Argentina's Secretary to the Presidency Oscar Parrilli said on Friday that the letter sent to President Cristina Fernandez and which caused a controversy with local Church officials, is authentic. Argentine ambassador to the Vatican Juan Pablo Cafiero was contacted by Pope Francis to confirm the situation.
Cafiero addressed an official letter to the President Cristina Fernández, explaining the pontiff contacted him to discuss the controversy over the missive that was made public by the federal government on Thursday, in which the head of the Roman Catholic Church sent his blessing to the people of Argentina ahead of the May 25 National Holiday.
“The Holy Father regrets those who have sowed doubts and the media that wanted to take water out from the arid soil to create conflict,” Cafiero says in his letter and adds Francis fully confirmed the message was “authentic,” sending a “warm greeting” to the Argentine people and requesting to make this new official communication “public.”
“I expressed with gratitude a gesture of such respect and that the pope honors with the truth,” the Argentine ambassador adds.
After reading Cafiero’s message, Secretary Parrilli said the federal government “had no further comments” to make on the issue.
Meanwhile Chief of Ceremonial of the Vatican Guillermo Karcher who on Thursday denied the authenticity of the letter, said the message was “official.” The Vatican spokesman Federico Lombardi has also ratified Karchner’s statements.
“It has to be absolutely clarified; everything is official but it is not a letter but a telegram” father Karchner told a radio show on Friday morning.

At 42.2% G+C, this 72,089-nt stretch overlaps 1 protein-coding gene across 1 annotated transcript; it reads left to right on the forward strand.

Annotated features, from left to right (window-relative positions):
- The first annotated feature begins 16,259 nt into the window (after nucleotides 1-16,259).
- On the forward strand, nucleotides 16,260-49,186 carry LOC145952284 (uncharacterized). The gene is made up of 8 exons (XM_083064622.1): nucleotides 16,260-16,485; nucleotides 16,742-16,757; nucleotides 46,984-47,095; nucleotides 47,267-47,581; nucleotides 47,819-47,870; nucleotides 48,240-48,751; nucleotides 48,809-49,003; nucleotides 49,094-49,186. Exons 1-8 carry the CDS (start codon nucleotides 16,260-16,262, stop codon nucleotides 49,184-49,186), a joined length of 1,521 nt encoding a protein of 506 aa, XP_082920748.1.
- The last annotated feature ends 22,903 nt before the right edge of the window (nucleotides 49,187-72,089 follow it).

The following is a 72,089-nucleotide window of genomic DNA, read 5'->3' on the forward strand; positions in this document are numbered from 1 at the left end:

“Today I rectify (my statements) and I do so with great honesty. It is not a letter; it is an official telegram, legitimate, that comes ahead of the May 25 National Holiday,” he added alluding to the 204th anniversary of the so called May Revolution that marked the beginning of Argentina’s independence from the Spanish crown.
Karcher explained as well that the telegram, which sparked such a controversy after it came publicly, “is regularly sent to governments ahead of different national holidays to send the pope’s blessing to the government and the people.”
In the meantime, priest Lombardi explained the Vatican’s Secretariat of State usually sends such messages “in the name of the Holy Father” through the Nunciature office of each country.
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journalism in advanceMay 24th, 2014 - 11:33 am 0
Obviously not worth a letter. Just a routine telegram created by a minor priest. Bet there are hundreds every year!May 24th, 2014 - 01:04 pm 0
Hmmm...... the whole thing smells a bit iffy.May 24th, 2014 - 02:37 pm 0
Something definitely dodgy here.
Some sort of cover up has go on.